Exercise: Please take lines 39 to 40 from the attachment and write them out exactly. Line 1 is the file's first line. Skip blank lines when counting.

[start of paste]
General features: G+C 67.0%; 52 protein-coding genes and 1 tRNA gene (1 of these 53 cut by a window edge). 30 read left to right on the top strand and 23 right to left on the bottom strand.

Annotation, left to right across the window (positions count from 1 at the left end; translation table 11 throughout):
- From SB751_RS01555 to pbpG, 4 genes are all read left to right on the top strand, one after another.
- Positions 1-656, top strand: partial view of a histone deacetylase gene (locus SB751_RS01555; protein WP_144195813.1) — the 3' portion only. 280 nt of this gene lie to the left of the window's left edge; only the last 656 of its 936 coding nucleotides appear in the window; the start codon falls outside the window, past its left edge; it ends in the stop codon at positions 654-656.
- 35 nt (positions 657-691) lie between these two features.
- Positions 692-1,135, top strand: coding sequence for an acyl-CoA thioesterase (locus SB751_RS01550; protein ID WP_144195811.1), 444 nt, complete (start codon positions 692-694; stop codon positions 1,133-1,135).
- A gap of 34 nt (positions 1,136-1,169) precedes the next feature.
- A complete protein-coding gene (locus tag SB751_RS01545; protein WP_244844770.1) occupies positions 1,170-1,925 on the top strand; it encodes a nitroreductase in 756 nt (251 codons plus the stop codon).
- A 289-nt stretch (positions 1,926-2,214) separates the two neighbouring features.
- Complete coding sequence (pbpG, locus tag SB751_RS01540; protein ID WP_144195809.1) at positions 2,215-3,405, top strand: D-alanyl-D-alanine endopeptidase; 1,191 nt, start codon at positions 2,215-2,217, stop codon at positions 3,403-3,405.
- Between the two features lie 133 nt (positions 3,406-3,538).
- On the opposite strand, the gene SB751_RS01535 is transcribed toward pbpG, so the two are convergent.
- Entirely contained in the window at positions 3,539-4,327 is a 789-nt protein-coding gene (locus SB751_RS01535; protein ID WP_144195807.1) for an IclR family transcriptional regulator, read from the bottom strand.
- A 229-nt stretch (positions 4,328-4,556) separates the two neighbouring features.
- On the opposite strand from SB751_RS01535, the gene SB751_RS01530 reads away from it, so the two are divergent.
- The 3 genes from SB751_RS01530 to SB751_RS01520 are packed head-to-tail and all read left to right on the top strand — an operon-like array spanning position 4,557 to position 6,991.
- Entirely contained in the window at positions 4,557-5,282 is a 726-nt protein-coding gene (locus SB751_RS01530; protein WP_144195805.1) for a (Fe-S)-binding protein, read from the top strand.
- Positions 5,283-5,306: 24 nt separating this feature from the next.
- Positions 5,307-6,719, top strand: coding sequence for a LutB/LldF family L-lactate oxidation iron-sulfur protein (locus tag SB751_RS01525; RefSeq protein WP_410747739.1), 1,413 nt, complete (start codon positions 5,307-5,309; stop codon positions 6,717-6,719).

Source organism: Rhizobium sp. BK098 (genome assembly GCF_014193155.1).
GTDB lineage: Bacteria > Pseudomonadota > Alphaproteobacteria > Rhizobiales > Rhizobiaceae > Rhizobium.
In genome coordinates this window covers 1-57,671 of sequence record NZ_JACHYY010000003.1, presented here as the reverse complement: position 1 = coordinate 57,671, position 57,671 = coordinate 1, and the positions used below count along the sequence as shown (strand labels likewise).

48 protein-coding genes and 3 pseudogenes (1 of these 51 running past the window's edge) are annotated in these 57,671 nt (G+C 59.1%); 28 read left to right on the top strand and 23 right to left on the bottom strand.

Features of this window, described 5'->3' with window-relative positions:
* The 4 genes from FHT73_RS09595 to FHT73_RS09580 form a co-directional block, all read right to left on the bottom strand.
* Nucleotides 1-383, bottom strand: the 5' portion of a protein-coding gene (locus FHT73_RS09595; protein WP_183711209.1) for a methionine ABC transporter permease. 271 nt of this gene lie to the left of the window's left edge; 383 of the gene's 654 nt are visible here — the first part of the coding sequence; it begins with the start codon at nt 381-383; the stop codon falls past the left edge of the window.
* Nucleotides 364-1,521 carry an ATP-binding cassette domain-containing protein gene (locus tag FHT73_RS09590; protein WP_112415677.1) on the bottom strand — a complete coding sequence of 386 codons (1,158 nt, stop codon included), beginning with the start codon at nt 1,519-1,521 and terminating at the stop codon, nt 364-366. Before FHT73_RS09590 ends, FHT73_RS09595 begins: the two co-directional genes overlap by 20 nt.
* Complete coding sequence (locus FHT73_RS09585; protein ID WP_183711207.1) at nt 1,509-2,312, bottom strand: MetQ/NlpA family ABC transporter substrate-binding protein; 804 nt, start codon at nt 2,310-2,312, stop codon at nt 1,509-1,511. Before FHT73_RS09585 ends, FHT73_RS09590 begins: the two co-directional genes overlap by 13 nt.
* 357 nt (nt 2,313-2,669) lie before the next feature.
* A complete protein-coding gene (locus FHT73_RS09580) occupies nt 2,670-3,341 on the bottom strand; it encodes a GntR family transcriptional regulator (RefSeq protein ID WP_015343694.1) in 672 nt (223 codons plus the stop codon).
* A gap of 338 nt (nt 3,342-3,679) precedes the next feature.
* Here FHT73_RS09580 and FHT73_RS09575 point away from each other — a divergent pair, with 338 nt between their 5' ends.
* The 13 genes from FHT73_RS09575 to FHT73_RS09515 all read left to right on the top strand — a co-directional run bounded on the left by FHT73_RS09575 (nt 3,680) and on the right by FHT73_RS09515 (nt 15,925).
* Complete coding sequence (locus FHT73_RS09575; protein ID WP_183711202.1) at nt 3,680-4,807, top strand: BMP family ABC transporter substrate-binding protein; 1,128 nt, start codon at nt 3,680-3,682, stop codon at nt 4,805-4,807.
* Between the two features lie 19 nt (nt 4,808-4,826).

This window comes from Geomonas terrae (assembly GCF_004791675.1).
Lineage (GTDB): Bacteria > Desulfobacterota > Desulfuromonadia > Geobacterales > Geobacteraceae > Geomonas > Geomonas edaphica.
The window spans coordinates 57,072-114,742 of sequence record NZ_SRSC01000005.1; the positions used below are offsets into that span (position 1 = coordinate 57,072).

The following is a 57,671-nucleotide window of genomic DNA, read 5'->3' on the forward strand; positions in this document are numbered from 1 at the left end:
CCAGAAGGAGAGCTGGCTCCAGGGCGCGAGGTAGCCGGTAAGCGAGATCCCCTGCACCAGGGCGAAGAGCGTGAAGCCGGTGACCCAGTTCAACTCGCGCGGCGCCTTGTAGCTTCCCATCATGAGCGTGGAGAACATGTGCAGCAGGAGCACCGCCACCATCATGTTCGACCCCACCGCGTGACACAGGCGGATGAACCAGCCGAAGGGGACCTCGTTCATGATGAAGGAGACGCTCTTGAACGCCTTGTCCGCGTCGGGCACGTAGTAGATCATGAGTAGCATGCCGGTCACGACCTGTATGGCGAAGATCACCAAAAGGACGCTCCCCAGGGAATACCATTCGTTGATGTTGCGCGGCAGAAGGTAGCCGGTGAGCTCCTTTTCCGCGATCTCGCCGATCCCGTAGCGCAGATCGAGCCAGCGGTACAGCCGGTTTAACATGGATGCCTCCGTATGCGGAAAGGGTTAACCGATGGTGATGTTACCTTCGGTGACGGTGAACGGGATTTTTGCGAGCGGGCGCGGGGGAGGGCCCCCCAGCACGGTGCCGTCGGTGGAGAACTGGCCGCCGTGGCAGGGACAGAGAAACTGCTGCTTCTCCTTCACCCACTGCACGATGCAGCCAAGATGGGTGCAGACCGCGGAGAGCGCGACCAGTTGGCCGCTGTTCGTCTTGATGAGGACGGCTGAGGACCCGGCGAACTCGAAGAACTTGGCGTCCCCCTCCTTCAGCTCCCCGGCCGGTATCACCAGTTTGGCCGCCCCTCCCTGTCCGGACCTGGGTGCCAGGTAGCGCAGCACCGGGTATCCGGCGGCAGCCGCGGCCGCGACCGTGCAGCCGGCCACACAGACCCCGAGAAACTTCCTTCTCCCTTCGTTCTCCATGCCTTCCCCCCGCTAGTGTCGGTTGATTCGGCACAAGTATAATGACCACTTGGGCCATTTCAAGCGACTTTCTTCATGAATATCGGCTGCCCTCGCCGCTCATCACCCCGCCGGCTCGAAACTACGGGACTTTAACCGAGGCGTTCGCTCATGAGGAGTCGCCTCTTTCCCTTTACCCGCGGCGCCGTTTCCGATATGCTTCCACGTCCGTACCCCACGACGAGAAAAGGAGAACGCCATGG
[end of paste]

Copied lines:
The following is a 57,671-nucleotide window of genomic DNA, read 5'->3' on the forward strand; positions in this document are numbered from 1 at the left end:
CCAGAAGGAGAGCTGGCTCCAGGGCGCGAGGTAGCCGGTAAGCGAGATCCCCTGCACCAGGGCGAAGAGCGTGAAGCCGGTGACCCAGTTCAACTCGCGCGGCGCCTTGTAGCTTCCCATCATGAGCGTGGAGAACATGTGCAGCAGGAGCACCGCCACCATCATGTTCGACCCCACCGCGTGACACAGGCGGATGAACCAGCCGAAGGGGACCTCGTTCATGATGAAGGAGACGCTCTTGAACGCCTTGTCCGCGTCGGGCACGTAGTAGATCATGAGTAGCATGCCGGTCACGACCTGTATGGCGAAGATCACCAAAAGGACGCTCCCCAGGGAATACCATTCGTTGATGTTGCGCGGCAGAAGGTAGCCGGTGAGCTCCTTTTCCGCGATCTCGCCGATCCCGTAGCGCAGATCGAGCCAGCGGTACAGCCGGTTTAACATGGATGCCTCCGTATGCGGAAAGGGTTAACCGATGGTGATGTTACCTTCGGTGACGGTGAACGGGATTTTTGCGAGCGGGCGCGGGGGAGGGCCCCCCAGCACGGTGCCGTCGGTGGAGAACTGGCCGCCGTGGCAGGGACAGAGAAACTGCTGCTTCTCCTTCACCCACTGCACGATGCAGCCAAGATGGGTGCAGACCGCGGAGAGCGCGACCAGTTGGCCGCTGTTCGTCTTGATGAGGACGGCTGAGGACCCGGCGAACTCGAAGAACTTGGCGTCCCCCTCCTTCAGCTCCCCGGCCGGTATCACCAGTTTGGCCGCCCCTCCCTGTCCGGACCTGGGTGCCAGGTAGCGCAGCACCGGGTATCCGGCGGCAGCCGCGGCCGCGACCGTGCAGCCGGCCACACAGACCCCGAGAAACTTCCTTCTCCCTTCGTTCTCCATGCCTTCCCCCCGCTAGTGTCGGTTGATTCGGCACAAGTATAATGACCACTTGGGCCATTTCAAGCGACTTTCTTCATGAATATCGGCTGCCCTCGCCGCTCATCACCCCGCCGGCTCGAAACTACGGGACTTTAACCGAGGCGTTCGCTCATGAGGAGTCGCCTCTTTCCCTTTACCCGCGGCGCCGTTTCCGATATGCTTCCACGTCCGTACCCCACGACGAGAAAAGGAGAACGCCATGG